Taxing questions on holiday homes
Taking professional advice well before selling off an investment property can save you a lot of money
Published 09/03/2009 | 12:15
Capital Gains Tax (CGT) is a relatively new tax, but in its 44-year lifetime it has undergone a lot of changes. What I find in my consultancy is that more and more people have to be concerned about this tax.
They are affected because they have a holiday home or rental property — at home or abroad — or they end up with their parent’s house in their names.
All of these cases mean completion of capital gains forms is a near certainty when they dispose of the property.
A brief summary of the key points of the current CGT regime:
- Gains below the annual exemption are not taxable.
- The annual exemption 2008/09 is £9,600.
- Gains above this are taxable at a flat 18%.
- No tax relief given for inflation.
- said above that gains above the exemption are taxable. But what do I mean by gains? At their simplest gains are the difference between the selling price and the cost price of the thing you sold.
You can reduce the taxable gain by deducting your selling costs (legal and estate agent) and also your buying costs (typically legal plus stamp duty.)
There is a peculiarity about CGT in that if you dispose of something over a certain value (like a house which was not home) then you have to fill in a self assessment tax return even if it turns out no CGT is payable.
The relevant sales value is four times the annual exemption. So if this year you sell a property for more than £38,400 then you will have to get in touch with HMRC. Tell them that you have sold a holiday home, rental property, investment property etc for more than £38,400 and ask them to send you a Self Assessment tax return for this year with the Capital Gains pages.
Note that the obligation to file a tax return for the year you dispose of the property is not absolved just because the tax people ignore the above request.
You have to keep on at them so that you do, in fact, end up sending in a self assessment return before the filing date.
For paper 2008/09 returns the filing date is October 31, 2009. If you fancy doing it all online then you have until January 31, 2010.
If you own a property jointly — say with your spouse or siblings — then the sales value mentioned above relates to your share.
If your share of the house sale value is below £38,400 then on that criterion you would not have to complete capital gains pages for a tax return.
Note however that if your share is worth less, but you made gains above the annual exemption of £9,600 you WILL still have to complete those pages.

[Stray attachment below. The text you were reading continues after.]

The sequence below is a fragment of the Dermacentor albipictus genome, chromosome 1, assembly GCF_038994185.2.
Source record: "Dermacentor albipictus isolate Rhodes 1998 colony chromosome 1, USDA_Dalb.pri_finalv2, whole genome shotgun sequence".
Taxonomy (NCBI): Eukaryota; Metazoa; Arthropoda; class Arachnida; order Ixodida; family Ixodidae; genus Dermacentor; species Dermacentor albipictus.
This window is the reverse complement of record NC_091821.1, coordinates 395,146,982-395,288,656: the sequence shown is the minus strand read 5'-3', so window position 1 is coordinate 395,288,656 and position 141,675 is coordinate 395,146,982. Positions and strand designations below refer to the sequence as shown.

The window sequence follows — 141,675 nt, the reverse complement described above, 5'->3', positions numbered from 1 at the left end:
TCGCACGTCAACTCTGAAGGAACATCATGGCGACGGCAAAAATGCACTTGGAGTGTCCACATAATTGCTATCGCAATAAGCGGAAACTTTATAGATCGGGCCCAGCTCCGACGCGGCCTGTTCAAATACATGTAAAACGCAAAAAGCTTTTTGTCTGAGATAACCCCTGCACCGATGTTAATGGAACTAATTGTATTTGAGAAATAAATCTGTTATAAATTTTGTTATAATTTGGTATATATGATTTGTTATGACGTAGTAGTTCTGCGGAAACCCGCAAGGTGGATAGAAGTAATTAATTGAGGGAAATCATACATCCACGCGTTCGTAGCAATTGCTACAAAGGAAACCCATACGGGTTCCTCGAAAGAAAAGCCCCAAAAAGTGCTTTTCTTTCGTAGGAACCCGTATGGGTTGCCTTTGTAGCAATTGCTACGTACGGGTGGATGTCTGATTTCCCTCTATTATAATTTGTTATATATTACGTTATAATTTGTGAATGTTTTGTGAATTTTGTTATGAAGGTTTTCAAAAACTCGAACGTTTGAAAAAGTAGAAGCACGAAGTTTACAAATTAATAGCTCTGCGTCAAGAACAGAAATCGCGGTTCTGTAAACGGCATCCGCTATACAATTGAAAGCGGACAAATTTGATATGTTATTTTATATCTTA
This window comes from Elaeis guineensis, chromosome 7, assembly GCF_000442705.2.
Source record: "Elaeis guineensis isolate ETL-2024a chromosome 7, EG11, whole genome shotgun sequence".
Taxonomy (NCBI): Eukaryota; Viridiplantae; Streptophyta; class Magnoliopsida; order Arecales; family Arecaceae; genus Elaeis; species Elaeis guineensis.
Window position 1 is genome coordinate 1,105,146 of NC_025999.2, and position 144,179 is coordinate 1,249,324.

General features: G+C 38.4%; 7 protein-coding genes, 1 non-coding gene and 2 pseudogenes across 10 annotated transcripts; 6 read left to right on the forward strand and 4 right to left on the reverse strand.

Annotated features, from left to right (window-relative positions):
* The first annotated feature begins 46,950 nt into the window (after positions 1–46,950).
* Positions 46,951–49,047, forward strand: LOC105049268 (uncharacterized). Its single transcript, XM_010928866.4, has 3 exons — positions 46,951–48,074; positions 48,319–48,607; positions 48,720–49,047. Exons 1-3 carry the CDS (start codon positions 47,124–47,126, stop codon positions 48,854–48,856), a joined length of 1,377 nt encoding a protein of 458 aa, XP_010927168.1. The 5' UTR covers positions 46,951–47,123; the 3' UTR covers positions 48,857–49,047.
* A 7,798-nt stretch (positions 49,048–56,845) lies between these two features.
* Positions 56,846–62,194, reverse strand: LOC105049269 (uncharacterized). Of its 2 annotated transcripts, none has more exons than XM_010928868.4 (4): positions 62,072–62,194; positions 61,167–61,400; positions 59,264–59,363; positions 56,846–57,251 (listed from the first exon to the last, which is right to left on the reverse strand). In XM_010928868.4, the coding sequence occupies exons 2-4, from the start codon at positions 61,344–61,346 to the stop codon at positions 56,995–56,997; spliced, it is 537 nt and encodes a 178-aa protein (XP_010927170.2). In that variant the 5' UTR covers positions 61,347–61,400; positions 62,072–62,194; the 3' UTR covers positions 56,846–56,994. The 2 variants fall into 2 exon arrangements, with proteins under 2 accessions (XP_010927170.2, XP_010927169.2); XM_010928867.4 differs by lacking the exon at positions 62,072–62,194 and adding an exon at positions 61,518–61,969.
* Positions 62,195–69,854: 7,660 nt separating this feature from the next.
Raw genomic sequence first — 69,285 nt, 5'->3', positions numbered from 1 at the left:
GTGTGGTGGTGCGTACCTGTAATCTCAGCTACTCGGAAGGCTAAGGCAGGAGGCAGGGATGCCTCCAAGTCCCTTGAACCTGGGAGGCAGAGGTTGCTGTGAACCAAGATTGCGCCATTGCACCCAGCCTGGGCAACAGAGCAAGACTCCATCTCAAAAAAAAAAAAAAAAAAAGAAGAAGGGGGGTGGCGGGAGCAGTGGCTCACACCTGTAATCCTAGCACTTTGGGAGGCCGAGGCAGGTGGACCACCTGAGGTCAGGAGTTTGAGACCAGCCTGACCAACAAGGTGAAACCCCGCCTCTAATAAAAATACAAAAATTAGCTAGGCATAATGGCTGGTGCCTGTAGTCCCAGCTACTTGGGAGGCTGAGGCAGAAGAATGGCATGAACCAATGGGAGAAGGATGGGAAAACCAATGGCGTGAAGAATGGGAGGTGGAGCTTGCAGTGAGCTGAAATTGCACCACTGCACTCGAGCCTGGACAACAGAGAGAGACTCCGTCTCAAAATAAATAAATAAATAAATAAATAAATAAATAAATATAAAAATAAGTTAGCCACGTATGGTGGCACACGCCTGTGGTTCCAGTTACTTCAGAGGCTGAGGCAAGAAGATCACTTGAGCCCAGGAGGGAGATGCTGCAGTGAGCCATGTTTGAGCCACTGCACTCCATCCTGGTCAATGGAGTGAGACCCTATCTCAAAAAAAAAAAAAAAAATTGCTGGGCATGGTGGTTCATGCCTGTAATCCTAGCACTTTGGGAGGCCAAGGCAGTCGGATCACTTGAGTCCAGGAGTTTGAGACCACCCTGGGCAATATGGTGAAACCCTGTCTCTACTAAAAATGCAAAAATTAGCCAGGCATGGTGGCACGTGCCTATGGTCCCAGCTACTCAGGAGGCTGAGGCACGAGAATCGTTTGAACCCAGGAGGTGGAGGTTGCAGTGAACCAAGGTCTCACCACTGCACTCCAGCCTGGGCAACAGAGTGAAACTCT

There’s a good reason for this — if your gains are above that level then the only way the tax people will get their tax is after you submit a tax return.
Let’s now look at a couple of examples of cases where you would end up having to complete a tax return with capital gains pages.
Say for nursing home fees planning reasons your parents’ house was put into your name a few years back. On that date it was worth £150,000. (Transfers between family members (but not spouses) are treated as if they go at open market value.)
Now, either because your parents have died, moved into care or wish to move house, the house was sold on March 1 2009. You got £180,000 for the house after fees. You therefore made a capital gain of £30,000 on the sale.
The sale proceeds are below £38,400, but since the gain exceeds £9,600 you must tell HMRC.
Assuming you sold nothing else this year (like shares for example) then there will be a tax bill. Taking £9,600 off the gain you will be taxed on £20,400, and taxed at 18%. This means you will have a tax bill of £3,672 to pay on January 31, 2010.
You bought a holiday home in Spain, jointly with your husband, off-plan for £80,000 a few years ago. In December 2008 you sold it for £140,000.
The total gain was £60,000, which means £30,000 each. The tax on your half will be the same as for the above £30,000 gain.
You will owe £3,672 on January 31, 2010. Your husband will owe the same.
Numerate readers may note that due to having two names on the deeds some tax has been saved. Getting an extra person’s annual exemption of £9,600 saves tax at 18%. Saving is £1,728.
Your Mum died in 2007 and left you her house. For probate purposes it was valued at £200,000. Now as a result of the poor property market, you have finally sold it for £205,000 after costs.
Your capital gain is £5,000. Since this is below the annual exemption you have no CGT to pay. However the sales value of the house means you still have to complete a self assessment tax return for the year of sale.
You need to tell HMRC and ensure that you complete a return. This is frustrating when there isn’t any tax at stake, but those are the rules.
The nice thing about capital gains tax is that by taking professional advice early — and certainly well before selling the property — you can plans things, legitimately, to save a lot of tax. Once the sale has happened the tax bill is fixed. From then on the only thing which can reduce the tax is reinvestment in certain things or capital losses on other disposals.
Adrian Huston, a former tax inspector, is a director of Belfast tax and accountancy firm Huston & Co – www.hustontax.com or (028) 9080-6080.